It feels like a good time to have held the last supperclub. Not the last supperclub ever, obviously. Hopefully. But certainly for the year and with no future dates in the pipeline, it’s a nice chance to stretch my limbs (quite literally, 4 months of hectic cooking have left me with all kinds of aches and pains) and do a little cooking for myself and friends in the run-up to Christmas. Which allows me to think about what I would like to try to make instead of choosing dishes with a constant eye on the next supperclub’s theme (fun at first but it gets frustrating).
So this month’s last supperclub of 2013 was all about the USA, which I was pleased to do. So far most of my supperclubs have been European in focus with the Mexican supperclub being the only exception and while I’ve toyed with the idea of cooking something from further afield I simply don’t have a mental database of tried and tested recipes in the way that I do with European styles of cuisine. Doing “Thanksgiving themed” food was an enjoyable compromise which let me exploit the variety of produce and styles which are associated with the US while remaining rooted in European culinary tradition. From corn to lime and coconut, onion rings to savoury mousses, doughnuts to soufflés.
I also had fun with this US bonanza because although the USA is full of deliciously tasty food, it was challenging to make all this deep fried gloriousness into something refined. I got to make marshmallows, fudge, peanut brittle, red velvet cake, fried turkey, turkey mousse, chilli cornbread. All the random stuff that I’ve always wanted to try. And try I did (and sometimes try again, and again).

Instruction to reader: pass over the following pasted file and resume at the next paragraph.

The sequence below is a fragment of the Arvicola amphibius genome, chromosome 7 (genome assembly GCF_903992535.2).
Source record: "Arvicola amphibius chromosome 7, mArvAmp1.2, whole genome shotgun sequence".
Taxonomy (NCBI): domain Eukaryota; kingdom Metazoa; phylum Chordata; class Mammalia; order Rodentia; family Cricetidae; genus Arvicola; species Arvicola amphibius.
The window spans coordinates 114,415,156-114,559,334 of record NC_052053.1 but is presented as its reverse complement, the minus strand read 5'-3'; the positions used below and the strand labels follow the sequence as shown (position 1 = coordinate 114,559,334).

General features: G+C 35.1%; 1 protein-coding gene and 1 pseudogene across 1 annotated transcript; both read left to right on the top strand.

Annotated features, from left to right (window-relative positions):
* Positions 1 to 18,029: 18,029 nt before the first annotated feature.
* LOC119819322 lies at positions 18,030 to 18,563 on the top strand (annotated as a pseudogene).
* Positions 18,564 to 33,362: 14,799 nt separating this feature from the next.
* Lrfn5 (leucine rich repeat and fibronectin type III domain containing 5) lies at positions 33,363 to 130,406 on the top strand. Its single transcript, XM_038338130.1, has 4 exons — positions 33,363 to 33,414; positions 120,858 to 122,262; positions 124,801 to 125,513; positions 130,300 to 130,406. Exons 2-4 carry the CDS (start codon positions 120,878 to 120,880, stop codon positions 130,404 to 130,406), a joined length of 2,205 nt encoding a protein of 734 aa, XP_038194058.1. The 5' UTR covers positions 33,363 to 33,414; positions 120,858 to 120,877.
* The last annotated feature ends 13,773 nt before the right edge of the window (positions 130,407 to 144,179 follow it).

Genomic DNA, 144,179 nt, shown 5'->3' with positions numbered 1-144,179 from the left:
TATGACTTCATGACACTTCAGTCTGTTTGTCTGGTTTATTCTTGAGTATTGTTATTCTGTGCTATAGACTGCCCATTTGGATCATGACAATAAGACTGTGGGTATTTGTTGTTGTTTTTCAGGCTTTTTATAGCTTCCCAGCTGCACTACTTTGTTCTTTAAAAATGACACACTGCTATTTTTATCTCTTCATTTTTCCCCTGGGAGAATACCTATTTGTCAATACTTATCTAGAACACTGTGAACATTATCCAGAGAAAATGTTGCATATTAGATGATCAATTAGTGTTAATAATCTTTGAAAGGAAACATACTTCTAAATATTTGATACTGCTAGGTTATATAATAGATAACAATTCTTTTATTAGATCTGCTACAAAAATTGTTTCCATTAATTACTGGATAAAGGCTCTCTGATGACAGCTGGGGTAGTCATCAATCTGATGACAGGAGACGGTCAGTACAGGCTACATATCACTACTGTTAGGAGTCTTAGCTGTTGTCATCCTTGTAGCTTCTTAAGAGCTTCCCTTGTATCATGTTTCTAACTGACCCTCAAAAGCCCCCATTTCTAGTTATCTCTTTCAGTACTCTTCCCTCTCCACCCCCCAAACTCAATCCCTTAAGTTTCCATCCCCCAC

I’m also glad it’s the last supperclub for a while because my photo taking has gotten progressively worse and worse. This month it got so bad, I didn’t even bring a camera and so the only photos to grace your eyes will be slightly blurry ones taken swiftly via a camaraphone while plating the food. However, as usual, my friends didn’t fail me – for this supperclub, I had help from my favourite supperclub regulars – Freddie and Gabriele as well as a new recruit, Terry. Everyone survived into the next day, all looking a little more haggard than before, but I’d put that down to the round of beers that finished off the evening.
First up was a selection of fresh baked buttermilk biscuits with 4 kinds of butter. I put my smoker to good use again and smoked some butter.
I also made pecan nut butter, a honey butter and a chicken butter (made with my chicken stock which I reduced down to a lovely wobbly jelly). The nice thing about these butters is that I had to whip the flavour into the butters which gave also it a lovely airy consistency. I also made two kinds of buttermilk biscuits – one looked quite scone-like and was made with half self-raising and half plain flour and the other was made with all plain flour and had the appearance of a rich savoury shortbread. Its astonishing the difference just the use of different flours make to the finished product.
Next course was the official starter, a medley of sweet potato dishes. Sweet potato in the USA is often called yam but changes it after having to “correct” people on numerous prior occasions to explain that I didn’t mean the fibrous African white root but the yummy orange potato served as wedges in gastropubs throughout the kingdom. The selection of sweet potato served was: a maple syrup and pecan sweet potato gratin, a sweet potato cinnamon tarte fine, a choux doughnut with a sweet potato cream cheese filling, garnished with some gigantic onion and sweet potato rings… A lot on the plate. Thankfully one can never have too much sweet potato.
The next course was the pre-main and a sweet corn chowder. Sweet corn has a wonderfully sweet flavour and has a lovely fragrance if you don’t cook it too much. The trick is to avoid that unpleasant starchiness that can come through from undercooking it (like you might have from raw potato). This chowder was indirectly heated through a bain-marie to warm it through and prevent its more starchy qualities. It’s a thin line but the soup is worth the trouble to make I think – a lovely sweet subtle flavour – garnished with some chilli cornbread croutons to give it that much needed kick.